SPEC Kit 313: E-book Collections  · 15
a problem libraries have faced many times and is
helped along by the sharing of ideas and best prac-
tices at local and national meetings.
Vendor/publisher level frustrations center on cost,
platform diversity, printing and downloading, accu-
rate statistics, and standard licensing. One respondent
makes a plea for a comprehensive list of format neu-
tral titles in print.
E-books present challenges at the industry level
in the timing of publication and in issues of preserva-
tion. It is counter-intuitive that the electronic format
should lag behind the print format as it currently
does. It almost seems as though publishers favor print
purchases or that decisions on an electronic release
are being made on the basis of print sales; however,
in the current economy, libraries cannot afford to buy
the same content twice. The survey indicates that e-
book purchases would increase if the e-format was
available at the same time as the print version.
In the print world, libraries provided preservation
for books and journals. In the electronic world, librar-
ians want assurance that the electronic format will
continue to exist. The industry must come to grips
with electronic as a viable independent format and
bring out electronic publications simultaneously with,
if not sooner than, print. Libraries would prefer to
see their vendors handle both print and electronic
without having multiple contracts.
Going Forward
E-books have far from reached their potential, ham-
pered by internal and external factors such as inad-
equate workflow processes, various rights restrictions,
delays in publication, and high cost. Even so, the li-
braries surveyed overwhelmingly agree that they will
be spending more on e-books in the near future. How
quickly e-book expenditures grow will be tied closely
to whether those issues are resolved. Several of the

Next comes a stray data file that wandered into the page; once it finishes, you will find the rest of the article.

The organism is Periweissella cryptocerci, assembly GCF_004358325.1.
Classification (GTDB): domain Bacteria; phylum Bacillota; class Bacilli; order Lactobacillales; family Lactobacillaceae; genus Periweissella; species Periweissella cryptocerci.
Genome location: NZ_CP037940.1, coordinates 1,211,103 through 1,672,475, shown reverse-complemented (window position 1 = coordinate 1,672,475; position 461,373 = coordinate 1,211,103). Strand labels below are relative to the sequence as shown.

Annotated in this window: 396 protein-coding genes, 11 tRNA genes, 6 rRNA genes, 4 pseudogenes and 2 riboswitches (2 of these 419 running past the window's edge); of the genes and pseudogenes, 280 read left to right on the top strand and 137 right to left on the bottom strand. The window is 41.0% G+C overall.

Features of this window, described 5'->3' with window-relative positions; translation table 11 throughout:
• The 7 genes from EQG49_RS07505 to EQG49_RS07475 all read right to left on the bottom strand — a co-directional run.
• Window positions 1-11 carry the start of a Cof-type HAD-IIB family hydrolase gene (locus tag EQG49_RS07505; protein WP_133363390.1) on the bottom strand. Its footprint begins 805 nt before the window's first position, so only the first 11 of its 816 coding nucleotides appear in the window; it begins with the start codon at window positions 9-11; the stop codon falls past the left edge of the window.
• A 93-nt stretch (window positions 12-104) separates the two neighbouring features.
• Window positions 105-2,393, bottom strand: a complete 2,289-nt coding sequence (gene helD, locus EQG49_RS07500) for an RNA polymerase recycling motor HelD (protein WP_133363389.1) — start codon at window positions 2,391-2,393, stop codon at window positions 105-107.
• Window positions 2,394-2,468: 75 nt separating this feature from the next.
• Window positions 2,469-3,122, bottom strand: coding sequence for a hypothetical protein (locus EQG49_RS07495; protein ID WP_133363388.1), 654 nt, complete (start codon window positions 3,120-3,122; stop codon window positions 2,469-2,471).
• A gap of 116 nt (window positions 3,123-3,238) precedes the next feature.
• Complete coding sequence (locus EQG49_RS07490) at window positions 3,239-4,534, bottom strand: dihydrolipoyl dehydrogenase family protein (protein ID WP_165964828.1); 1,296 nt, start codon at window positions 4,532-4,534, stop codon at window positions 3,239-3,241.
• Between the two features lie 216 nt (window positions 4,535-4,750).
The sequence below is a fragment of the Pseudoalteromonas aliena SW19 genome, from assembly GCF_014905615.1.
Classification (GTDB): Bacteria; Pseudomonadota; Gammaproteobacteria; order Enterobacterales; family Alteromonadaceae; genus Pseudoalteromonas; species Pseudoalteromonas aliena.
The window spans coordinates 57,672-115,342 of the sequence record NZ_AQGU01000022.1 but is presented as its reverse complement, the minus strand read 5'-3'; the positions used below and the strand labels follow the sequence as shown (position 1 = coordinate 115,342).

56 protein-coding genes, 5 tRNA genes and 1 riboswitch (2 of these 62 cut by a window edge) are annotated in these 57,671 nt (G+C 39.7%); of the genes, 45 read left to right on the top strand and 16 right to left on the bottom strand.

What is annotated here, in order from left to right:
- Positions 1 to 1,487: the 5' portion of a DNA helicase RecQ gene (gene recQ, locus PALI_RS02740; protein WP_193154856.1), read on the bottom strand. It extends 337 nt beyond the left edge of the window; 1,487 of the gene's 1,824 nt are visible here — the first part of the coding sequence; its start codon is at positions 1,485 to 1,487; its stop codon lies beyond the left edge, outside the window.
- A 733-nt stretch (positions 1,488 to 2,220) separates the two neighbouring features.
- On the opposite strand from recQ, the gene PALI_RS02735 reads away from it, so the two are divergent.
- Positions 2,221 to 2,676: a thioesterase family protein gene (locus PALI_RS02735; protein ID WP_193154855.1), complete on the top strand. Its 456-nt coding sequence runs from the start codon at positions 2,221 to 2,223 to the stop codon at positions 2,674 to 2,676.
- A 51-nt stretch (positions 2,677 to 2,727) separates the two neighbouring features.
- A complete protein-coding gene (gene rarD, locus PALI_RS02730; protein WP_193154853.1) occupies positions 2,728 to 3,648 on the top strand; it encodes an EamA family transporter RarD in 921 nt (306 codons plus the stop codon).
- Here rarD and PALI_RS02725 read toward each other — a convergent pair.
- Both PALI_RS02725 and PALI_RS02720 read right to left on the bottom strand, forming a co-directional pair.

early collection purchases were for titles previously
published in print. The current economic crisis has
made libraries far less interested in duplicating content
and, in fact, eager to get new, timely content online.
Libraries with the greatest enthusiasm for e-books
are the ones with the most to say, including voicing
their frustration. Well-developed policies can lead
the way to a new internal working model combining
selection with acquisition methods. Public service
librarians also have an interest in vendor selection as
Table 1: Top Benefits and Challenges of E-books
Benefits Challenges
Anytime, anywhere access
Multiple simultaneous users
Support for distance education
Patron-driven acquisitions
Instantaneous access upon purchase
Better searching of text
Space savings
Eliminates theft
Reduces weeding for physical space
Platform diversity
Lack of cross-platform searching
Cost: electronic more expensive
Cost for long-term access
Lack of standardized licensing
Getting internal consensus on e-books
Bibliographic control (good catalog records)
Getting records into catalog in a timely fashion
Ability to use in Course Management or E-Reserves
Ability to ILL
User education
Advertising titles
Lending outside campus
Adapting workflow (“Keeping track of it all!”)
Need for a high-quality non-proprietary reader
Electronic format availability lags behind print
Model licensing & standardized content management
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